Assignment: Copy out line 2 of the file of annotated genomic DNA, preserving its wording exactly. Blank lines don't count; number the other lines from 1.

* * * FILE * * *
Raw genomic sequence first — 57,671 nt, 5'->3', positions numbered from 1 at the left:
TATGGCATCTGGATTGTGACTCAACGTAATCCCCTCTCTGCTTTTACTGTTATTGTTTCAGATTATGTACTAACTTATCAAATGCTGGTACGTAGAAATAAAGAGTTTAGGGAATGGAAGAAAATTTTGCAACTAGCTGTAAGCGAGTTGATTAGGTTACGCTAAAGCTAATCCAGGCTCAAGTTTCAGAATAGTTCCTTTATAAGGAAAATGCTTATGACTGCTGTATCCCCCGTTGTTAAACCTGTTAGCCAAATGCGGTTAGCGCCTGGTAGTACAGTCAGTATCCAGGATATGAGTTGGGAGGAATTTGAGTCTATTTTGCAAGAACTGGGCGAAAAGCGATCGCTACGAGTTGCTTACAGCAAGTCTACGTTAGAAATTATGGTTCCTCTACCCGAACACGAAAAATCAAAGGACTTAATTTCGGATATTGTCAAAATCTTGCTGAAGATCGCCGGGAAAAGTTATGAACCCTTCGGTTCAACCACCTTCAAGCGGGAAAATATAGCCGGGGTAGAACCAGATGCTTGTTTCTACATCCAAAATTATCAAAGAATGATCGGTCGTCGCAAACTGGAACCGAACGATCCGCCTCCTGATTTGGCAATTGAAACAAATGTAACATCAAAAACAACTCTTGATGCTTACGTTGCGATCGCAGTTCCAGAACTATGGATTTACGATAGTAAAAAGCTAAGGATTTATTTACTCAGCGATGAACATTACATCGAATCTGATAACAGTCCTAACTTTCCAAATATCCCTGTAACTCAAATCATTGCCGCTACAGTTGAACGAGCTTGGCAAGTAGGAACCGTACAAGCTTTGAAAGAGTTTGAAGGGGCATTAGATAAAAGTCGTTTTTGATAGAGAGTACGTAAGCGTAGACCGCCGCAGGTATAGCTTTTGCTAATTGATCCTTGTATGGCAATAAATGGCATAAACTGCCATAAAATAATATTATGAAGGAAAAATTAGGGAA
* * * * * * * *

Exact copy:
TATGGCATCTGGATTGTGACTCAACGTAATCCCCTCTCTGCTTTTACTGTTATTGTTTCAGATTATGTACTAACTTATCAAATGCTGGTACGTAGAAATAAAGAGTTTAGGGAATGGAAGAAAATTTTGCAACTAGCTGTAAGCGAGTTGATTAGGTTACGCTAAAGCTAATCCAGGCTCAAGTTTCAGAATAGTTCCTTTATAAGGAAAATGCTTATGACTGCTGTATCCCCCGTTGTTAAACCTGTTAGCCAAATGCGGTTAGCGCCTGGTAGTACAGTCAGTATCCAGGATATGAGTTGGGAGGAATTTGAGTCTATTTTGCAAGAACTGGGCGAAAAGCGATCGCTACGAGTTGCTTACAGCAAGTCTACGTTAGAAATTATGGTTCCTCTACCCGAACACGAAAAATCAAAGGACTTAATTTCGGATATTGTCAAAATCTTGCTGAAGATCGCCGGGAAAAGTTATGAACCCTTCGGTTCAACCACCTTCAAGCGGGAAAATATAGCCGGGGTAGAACCAGATGCTTGTTTCTACATCCAAAATTATCAAAGAATGATCGGTCGTCGCAAACTGGAACCGAACGATCCGCCTCCTGATTTGGCAATTGAAACAAATGTAACATCAAAAACAACTCTTGATGCTTACGTTGCGATCGCAGTTCCAGAACTATGGATTTACGATAGTAAAAAGCTAAGGATTTATTTACTCAGCGATGAACATTACATCGAATCTGATAACAGTCCTAACTTTCCAAATATCCCTGTAACTCAAATCATTGCCGCTACAGTTGAACGAGCTTGGCAAGTAGGAACCGTACAAGCTTTGAAAGAGTTTGAAGGGGCATTAGATAAAAGTCGTTTTTGATAGAGAGTACGTAAGCGTAGACCGCCGCAGGTATAGCTTTTGCTAATTGATCCTTGTATGGCAATAAATGGCATAAACTGCCATAAAATAATATTATGAAGGAAAAATTAGGGAA